‘Just a student’ but you are so much more
As a link lecturer, I was visiting a trust and waiting for a meeting on a busy ward. I was passively watching a student nurse performing nursing care activities for a patient who was sitting on a chair. On completion of the tasks, I overheard the patient say, ‘thank you, nurse’, to which the student nurse replied ‘No, I am just a student’ then gently placed their hand on the patient's shoulder, leaned in to say ‘please let me know if you need anything else’, smiled and left. I was then called to my meeting, but this conversation was still etched in my mind.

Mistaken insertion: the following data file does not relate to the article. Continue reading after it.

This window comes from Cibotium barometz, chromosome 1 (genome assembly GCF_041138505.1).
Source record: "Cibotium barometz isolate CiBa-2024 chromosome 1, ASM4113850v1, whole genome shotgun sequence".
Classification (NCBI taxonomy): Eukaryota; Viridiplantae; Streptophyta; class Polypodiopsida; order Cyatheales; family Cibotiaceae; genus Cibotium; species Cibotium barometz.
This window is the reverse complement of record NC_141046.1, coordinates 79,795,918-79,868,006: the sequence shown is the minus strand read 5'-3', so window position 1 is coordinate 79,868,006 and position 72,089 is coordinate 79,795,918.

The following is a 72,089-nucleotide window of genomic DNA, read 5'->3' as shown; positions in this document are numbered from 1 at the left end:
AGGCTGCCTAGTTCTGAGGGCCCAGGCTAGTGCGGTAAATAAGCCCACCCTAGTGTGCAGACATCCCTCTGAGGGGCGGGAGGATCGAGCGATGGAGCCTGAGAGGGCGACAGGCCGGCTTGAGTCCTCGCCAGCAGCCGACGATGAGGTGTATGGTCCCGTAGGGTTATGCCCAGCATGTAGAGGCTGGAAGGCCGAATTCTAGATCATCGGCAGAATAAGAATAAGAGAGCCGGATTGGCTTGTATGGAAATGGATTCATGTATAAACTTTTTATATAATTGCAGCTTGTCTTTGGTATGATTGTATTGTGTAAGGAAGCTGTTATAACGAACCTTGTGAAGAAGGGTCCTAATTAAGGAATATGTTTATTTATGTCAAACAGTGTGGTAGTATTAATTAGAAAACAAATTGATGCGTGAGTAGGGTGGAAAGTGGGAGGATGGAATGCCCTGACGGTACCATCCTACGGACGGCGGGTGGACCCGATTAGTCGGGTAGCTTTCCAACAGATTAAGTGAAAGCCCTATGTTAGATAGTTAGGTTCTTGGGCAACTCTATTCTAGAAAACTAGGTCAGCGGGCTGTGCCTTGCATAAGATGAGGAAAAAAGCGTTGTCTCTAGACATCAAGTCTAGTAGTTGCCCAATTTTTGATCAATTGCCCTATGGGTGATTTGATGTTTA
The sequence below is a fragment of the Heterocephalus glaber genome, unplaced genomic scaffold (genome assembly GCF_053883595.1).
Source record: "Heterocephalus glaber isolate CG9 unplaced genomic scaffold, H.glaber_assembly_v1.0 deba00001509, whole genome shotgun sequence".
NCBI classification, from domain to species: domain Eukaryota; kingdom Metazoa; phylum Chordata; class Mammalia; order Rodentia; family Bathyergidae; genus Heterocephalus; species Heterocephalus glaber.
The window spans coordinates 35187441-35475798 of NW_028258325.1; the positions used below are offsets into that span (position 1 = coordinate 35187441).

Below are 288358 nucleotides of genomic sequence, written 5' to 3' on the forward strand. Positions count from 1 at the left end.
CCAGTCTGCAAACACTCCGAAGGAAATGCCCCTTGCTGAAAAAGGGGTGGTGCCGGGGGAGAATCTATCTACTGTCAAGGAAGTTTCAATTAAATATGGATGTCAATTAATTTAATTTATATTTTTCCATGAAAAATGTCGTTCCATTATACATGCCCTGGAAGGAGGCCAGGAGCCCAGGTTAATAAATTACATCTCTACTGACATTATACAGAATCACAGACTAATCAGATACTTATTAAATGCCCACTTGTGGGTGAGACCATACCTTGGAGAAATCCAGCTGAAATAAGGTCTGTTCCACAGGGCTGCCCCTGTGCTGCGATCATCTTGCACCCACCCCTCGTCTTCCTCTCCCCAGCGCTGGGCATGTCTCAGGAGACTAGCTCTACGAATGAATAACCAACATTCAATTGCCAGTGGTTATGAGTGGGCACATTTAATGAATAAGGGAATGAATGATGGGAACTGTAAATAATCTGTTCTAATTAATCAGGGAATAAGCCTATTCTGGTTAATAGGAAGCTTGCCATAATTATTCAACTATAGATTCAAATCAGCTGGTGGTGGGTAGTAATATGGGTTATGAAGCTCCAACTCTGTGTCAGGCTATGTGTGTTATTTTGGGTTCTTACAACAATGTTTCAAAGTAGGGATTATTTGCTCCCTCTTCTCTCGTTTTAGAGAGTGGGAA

Clearly, the student nurse had been right to correct the patient regarding their status. But to say that they were ‘just a student’ sounded quite negative. Could it have been imposter syndrome, professional socialisation, demoralisation or lack of confidence? Sadly, I missed my opportunity to address this with them. I felt that such activity had displayed all the criteria of being part of nurse training, fulfilling the ‘6 Cs’ of care: compassion, competence, communication, courage, and commitment. It showed much more besides, such as good character – a value held dear to us as professionals, showing qualities of having principles and creating a good impression.
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